We will let the picture be the recipe.
When we make our Garden Zucchini Carpaccio, we sometimes use it as a topping for an impromptu sandwich as well. Since the salad is not very wet, it lends itself perfectly to the bread, and the crunch from the fresh zucchini’s and radishes goes very well with a softer bread without crust.
We recently went on a short weekend getaway to Santa Barbara, and on the way home we decided to stop by the Mario Batali pizzeria in Los Angeles called “Mozza.” We shared a Fried squash blossoms with ricotta pizza which was excellent, but did lack a little bit of oomph. It was bland I guess, but good. We were sitting at the bar, watching the chefs prepare the dough, and learned a new technique to keep the bubbles in the edge. So we thought we would give it a try, and make a similar pizza in style, but with much more taste in it.
NO matter how much we want to push the envelope for sandwiches, we can’t possible fit this posting into that category. However, after growing fava beans over the winter (they call it winter here in San Diego, but it’s really similar to spring in Denmark), we have a tremendous harvest. Wendie came up with an amazing recipe for fresh fava beans, and in a moment of optimism, we decided to make a youtube video of the entire process.
And so, ladies and gentlemen, for once we have a non-sandwich recipe, and a video to go with it. Please let us know if this is something you want to see more of in the future, and what you think of the video. Wendie didn’t want me to tape her head for some reason, but if we do more I’ll make it happen to avoid further ‘headless presentations’ 🙂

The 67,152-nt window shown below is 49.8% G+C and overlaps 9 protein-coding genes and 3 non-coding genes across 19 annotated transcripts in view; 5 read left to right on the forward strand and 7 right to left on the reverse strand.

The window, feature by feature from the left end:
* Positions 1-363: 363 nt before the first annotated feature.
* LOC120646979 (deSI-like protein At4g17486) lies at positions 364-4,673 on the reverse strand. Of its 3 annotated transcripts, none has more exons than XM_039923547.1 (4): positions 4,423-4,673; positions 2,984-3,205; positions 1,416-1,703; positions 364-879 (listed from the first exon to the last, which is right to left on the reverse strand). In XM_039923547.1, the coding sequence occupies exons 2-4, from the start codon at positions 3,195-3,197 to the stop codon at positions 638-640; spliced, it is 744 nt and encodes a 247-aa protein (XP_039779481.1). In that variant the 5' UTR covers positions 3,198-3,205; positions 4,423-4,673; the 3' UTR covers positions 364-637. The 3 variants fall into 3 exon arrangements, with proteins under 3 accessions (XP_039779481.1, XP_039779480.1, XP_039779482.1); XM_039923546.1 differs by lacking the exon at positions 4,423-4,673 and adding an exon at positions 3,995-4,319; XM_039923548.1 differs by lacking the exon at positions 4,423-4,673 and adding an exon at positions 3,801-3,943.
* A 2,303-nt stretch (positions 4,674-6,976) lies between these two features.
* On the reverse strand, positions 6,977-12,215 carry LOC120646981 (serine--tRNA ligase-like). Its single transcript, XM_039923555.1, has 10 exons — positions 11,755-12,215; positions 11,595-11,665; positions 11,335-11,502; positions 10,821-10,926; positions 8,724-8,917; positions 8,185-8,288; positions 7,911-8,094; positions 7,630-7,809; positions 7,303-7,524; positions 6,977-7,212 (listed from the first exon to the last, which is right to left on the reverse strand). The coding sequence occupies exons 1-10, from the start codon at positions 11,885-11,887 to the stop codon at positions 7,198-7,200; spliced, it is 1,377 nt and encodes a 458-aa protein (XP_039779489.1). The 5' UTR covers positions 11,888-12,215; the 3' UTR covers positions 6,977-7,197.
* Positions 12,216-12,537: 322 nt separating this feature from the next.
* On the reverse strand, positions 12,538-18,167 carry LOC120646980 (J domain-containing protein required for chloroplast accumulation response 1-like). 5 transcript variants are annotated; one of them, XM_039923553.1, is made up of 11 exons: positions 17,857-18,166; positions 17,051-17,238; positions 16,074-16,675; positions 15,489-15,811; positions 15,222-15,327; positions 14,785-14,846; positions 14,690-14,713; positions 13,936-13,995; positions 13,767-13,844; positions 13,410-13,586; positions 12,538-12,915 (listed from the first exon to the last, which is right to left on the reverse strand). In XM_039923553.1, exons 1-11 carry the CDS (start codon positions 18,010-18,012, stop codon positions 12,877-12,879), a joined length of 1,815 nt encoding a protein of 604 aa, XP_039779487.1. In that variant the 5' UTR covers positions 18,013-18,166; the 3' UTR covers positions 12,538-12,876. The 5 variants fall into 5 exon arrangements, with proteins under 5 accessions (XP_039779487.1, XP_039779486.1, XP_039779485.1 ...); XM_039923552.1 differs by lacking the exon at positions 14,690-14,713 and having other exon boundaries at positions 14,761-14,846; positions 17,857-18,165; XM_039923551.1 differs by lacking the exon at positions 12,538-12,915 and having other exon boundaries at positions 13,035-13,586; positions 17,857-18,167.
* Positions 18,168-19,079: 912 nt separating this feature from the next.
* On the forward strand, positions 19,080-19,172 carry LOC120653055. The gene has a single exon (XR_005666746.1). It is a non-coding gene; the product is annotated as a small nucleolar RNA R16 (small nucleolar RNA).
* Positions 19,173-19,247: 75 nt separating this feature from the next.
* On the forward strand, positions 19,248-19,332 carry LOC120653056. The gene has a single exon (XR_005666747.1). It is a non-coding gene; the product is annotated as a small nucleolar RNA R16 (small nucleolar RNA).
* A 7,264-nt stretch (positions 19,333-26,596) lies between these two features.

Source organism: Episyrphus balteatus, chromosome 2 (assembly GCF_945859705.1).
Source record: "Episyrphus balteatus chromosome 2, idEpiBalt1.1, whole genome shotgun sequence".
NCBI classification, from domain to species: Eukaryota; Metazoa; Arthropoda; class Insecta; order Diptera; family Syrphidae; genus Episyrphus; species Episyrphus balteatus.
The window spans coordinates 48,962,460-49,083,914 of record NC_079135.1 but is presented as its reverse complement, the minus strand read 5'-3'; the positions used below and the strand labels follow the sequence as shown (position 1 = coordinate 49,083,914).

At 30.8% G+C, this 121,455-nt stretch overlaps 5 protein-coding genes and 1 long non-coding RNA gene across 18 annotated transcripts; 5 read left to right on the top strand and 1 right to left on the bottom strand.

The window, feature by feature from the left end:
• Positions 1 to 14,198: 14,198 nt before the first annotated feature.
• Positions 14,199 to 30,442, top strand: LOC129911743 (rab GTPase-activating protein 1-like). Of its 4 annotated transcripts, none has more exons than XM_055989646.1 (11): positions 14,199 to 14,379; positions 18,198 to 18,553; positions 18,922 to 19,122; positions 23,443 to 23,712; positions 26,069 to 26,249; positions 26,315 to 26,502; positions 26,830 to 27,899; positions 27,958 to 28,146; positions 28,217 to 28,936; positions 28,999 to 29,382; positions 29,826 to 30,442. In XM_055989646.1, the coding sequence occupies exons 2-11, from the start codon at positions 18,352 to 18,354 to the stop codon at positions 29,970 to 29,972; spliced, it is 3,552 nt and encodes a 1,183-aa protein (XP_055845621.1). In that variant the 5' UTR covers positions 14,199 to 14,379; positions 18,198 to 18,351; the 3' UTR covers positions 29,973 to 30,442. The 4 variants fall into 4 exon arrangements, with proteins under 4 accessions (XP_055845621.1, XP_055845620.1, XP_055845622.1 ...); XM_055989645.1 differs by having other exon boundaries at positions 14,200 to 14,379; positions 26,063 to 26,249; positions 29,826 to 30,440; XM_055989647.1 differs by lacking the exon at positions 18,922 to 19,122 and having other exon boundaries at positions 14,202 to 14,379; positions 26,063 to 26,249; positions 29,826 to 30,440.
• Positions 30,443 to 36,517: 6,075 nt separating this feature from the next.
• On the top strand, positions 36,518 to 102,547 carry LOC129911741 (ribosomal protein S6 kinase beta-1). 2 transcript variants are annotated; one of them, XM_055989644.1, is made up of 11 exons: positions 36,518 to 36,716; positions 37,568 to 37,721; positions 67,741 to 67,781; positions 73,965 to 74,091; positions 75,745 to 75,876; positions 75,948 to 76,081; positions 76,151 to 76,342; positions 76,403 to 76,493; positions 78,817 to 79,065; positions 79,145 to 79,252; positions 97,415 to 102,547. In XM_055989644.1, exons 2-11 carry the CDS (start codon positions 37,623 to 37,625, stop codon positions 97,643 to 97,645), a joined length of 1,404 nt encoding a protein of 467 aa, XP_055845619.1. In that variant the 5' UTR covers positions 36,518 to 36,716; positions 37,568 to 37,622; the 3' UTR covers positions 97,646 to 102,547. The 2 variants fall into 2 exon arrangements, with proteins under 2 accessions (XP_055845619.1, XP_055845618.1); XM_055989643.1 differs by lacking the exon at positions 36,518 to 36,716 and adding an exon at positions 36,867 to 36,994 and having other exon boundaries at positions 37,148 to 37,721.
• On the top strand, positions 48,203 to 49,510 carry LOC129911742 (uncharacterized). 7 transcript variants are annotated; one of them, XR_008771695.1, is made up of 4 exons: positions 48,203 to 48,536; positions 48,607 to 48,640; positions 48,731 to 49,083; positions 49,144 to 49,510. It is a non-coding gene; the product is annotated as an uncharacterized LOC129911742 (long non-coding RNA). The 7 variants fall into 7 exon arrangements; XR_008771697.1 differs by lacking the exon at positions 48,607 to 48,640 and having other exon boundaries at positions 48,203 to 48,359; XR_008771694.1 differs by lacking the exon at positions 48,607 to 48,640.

There is something oddly alien and organic about beech mushrooms that just makes them pop in photos. As an added benefit, they also taste really good, and you can usually pick up a bunch from your local Asian grocery store. Cut of the base where they are all connected and treat them like ordinary mushrooms after that. This sandwich brings out the best of the mushrooms, because they are so prominent compared to the other ingredients. We opted for a brief sautéing with olive oil and thyme.
After a visit to the local 99c Market (Asian grocery store), we got inspired by their roasted ducks and decided to make a panini sandwich. We have to admit though, the duck was of pretty poor quality which ruined the sandwich once we ate it, but if we had had a decently home-roasted duck we both feel confident this would have been a great sandwich. We also partly made this because of Ujin, who at the time had been interviewing us for an article in a Chinese youth-magazine. Respectfully we named the sandwich after her.
I love it when I can turn Anders on to new and/or previously unloved foods. Much of our experience of food comes from our earliest introduction as children and it seems that taste memory is the longest memory. He must have had a bad introduction to anchovy as a child and hated it because he just cannot abide the stuff. Well he couldn’t until he had this pizza. Still, I can see how a child would be unenthusiastic about anchovies – salty, oily, and fishy. Lucky for me I wasn’t introduced to this taste trilogy until I was in college. A Bulgarian friend gave me a slice of fresh bread with butter and anchovies sprinkled with lemon juice. It was a delight and I have loved it ever since.
This pizza made an equal convert out of Anders: anchovies, with lemon slices, mozzarella, goat cheese and caramelized onions. The look on his face when I mentioned it – consternation. The look after his first bite – rhapsody!
Since this was my first attempt at chicken salad, I used a recipe from Food Network as my guide. But I changed it up tremendously to make it nearly unrecognizable. The chicken was grilled instead of poached; celery was replaced by fennel (celery is one of the few vegetables that I just don’t like); the herbs were doubled (many recipes are just too timid with the use of herbs); and some of the mayonnaise was replaced by sour cream (my attempt at a healthier and more tangy salad).